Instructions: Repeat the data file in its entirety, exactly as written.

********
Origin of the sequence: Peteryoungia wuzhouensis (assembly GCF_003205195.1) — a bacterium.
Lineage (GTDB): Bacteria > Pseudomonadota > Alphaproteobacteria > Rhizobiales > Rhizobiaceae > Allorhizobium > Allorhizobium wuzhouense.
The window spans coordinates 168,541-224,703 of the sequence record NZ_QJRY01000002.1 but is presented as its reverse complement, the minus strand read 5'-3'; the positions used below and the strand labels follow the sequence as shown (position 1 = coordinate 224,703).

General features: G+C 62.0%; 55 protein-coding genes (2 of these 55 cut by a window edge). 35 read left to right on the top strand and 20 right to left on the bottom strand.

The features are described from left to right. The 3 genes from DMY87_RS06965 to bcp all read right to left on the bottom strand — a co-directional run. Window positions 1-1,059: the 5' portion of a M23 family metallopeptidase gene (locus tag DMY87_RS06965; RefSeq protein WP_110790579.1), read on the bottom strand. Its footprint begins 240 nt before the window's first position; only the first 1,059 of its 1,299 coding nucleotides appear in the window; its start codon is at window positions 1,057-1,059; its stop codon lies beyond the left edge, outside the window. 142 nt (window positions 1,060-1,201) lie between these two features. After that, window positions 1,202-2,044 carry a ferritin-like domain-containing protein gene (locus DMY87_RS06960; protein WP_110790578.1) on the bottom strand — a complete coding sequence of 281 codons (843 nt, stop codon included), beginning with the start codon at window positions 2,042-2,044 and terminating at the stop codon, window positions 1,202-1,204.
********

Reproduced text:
Origin of the sequence: Peteryoungia wuzhouensis (assembly GCF_003205195.1) — a bacterium.
Lineage (GTDB): Bacteria > Pseudomonadota > Alphaproteobacteria > Rhizobiales > Rhizobiaceae > Allorhizobium > Allorhizobium wuzhouense.
The window spans coordinates 168,541-224,703 of the sequence record NZ_QJRY01000002.1 but is presented as its reverse complement, the minus strand read 5'-3'; the positions used below and the strand labels follow the sequence as shown (position 1 = coordinate 224,703).

General features: G+C 62.0%; 55 protein-coding genes (2 of these 55 cut by a window edge). 35 read left to right on the top strand and 20 right to left on the bottom strand.

The features are described from left to right. The 3 genes from DMY87_RS06965 to bcp all read right to left on the bottom strand — a co-directional run. Window positions 1-1,059: the 5' portion of a M23 family metallopeptidase gene (locus tag DMY87_RS06965; RefSeq protein WP_110790579.1), read on the bottom strand. Its footprint begins 240 nt before the window's first position; only the first 1,059 of its 1,299 coding nucleotides appear in the window; its start codon is at window positions 1,057-1,059; its stop codon lies beyond the left edge, outside the window. 142 nt (window positions 1,060-1,201) lie between these two features. After that, window positions 1,202-2,044 carry a ferritin-like domain-containing protein gene (locus DMY87_RS06960; protein WP_110790578.1) on the bottom strand — a complete coding sequence of 281 codons (843 nt, stop codon included), beginning with the start codon at window positions 2,042-2,044 and terminating at the stop codon, window positions 1,202-1,204.